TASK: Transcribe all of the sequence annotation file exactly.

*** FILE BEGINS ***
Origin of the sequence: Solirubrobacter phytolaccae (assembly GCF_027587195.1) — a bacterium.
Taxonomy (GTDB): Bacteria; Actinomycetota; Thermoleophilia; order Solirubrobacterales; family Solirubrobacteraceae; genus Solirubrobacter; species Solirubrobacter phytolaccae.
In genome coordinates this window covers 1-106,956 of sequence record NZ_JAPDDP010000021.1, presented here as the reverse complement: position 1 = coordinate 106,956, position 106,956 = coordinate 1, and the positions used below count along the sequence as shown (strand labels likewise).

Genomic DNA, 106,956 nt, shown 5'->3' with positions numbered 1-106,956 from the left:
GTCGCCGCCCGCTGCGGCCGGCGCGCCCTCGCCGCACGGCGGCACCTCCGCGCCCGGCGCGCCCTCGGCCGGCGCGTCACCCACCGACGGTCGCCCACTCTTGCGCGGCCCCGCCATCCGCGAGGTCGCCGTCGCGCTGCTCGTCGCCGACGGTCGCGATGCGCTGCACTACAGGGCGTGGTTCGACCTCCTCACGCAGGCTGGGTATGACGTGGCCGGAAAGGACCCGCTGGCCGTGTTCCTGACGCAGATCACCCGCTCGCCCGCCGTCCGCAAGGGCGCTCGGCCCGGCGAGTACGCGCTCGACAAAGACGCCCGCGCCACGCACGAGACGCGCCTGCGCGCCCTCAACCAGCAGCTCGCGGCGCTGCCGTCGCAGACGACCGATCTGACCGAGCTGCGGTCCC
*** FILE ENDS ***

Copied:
Origin of the sequence: Solirubrobacter phytolaccae (assembly GCF_027587195.1) — a bacterium.
Taxonomy (GTDB): Bacteria; Actinomycetota; Thermoleophilia; order Solirubrobacterales; family Solirubrobacteraceae; genus Solirubrobacter; species Solirubrobacter phytolaccae.
In genome coordinates this window covers 1-106,956 of sequence record NZ_JAPDDP010000021.1, presented here as the reverse complement: position 1 = coordinate 106,956, position 106,956 = coordinate 1, and the positions used below count along the sequence as shown (strand labels likewise).

Genomic DNA, 106,956 nt, shown 5'->3' with positions numbered 1-106,956 from the left:
GTCGCCGCCCGCTGCGGCCGGCGCGCCCTCGCCGCACGGCGGCACCTCCGCGCCCGGCGCGCCCTCGGCCGGCGCGTCACCCACCGACGGTCGCCCACTCTTGCGCGGCCCCGCCATCCGCGAGGTCGCCGTCGCGCTGCTCGTCGCCGACGGTCGCGATGCGCTGCACTACAGGGCGTGGTTCGACCTCCTCACGCAGGCTGGGTATGACGTGGCCGGAAAGGACCCGCTGGCCGTGTTCCTGACGCAGATCACCCGCTCGCCCGCCGTCCGCAAGGGCGCTCGGCCCGGCGAGTACGCGCTCGACAAAGACGCCCGCGCCACGCACGAGACGCGCCTGCGCGCCCTCAACCAGCAGCTCGCGGCGCTGCCGTCGCAGACGACCGATCTGACCGAGCTGCGGTCCC